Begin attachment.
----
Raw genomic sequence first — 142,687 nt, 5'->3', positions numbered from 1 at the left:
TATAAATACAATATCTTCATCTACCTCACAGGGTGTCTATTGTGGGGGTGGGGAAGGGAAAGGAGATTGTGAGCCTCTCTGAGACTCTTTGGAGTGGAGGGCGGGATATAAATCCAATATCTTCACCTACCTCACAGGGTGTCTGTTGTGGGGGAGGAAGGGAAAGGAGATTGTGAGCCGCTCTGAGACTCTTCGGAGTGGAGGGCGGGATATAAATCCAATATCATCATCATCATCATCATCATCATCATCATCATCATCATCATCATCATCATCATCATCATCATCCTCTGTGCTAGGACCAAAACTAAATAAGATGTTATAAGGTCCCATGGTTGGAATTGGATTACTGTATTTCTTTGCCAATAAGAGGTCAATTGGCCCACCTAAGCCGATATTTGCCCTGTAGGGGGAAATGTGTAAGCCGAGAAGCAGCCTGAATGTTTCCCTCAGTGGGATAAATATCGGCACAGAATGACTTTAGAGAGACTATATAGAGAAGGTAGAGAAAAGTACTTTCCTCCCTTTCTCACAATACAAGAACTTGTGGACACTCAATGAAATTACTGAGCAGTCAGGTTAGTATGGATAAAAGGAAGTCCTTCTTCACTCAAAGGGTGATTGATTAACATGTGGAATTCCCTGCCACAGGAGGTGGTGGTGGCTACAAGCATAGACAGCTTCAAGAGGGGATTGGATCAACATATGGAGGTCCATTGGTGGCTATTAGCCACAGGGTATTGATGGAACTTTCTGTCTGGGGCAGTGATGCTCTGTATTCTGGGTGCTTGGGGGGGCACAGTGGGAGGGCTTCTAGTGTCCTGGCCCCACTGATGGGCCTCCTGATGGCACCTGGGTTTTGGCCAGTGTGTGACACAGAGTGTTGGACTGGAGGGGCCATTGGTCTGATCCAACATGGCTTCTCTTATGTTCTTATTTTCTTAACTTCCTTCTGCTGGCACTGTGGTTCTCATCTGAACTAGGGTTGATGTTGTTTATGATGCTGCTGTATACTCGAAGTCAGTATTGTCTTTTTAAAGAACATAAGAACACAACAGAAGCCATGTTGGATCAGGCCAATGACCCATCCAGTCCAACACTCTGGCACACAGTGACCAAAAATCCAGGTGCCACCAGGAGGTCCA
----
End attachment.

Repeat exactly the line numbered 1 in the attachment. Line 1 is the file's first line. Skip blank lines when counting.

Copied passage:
Raw genomic sequence first — 142,687 nt, 5'->3', positions numbered from 1 at the left: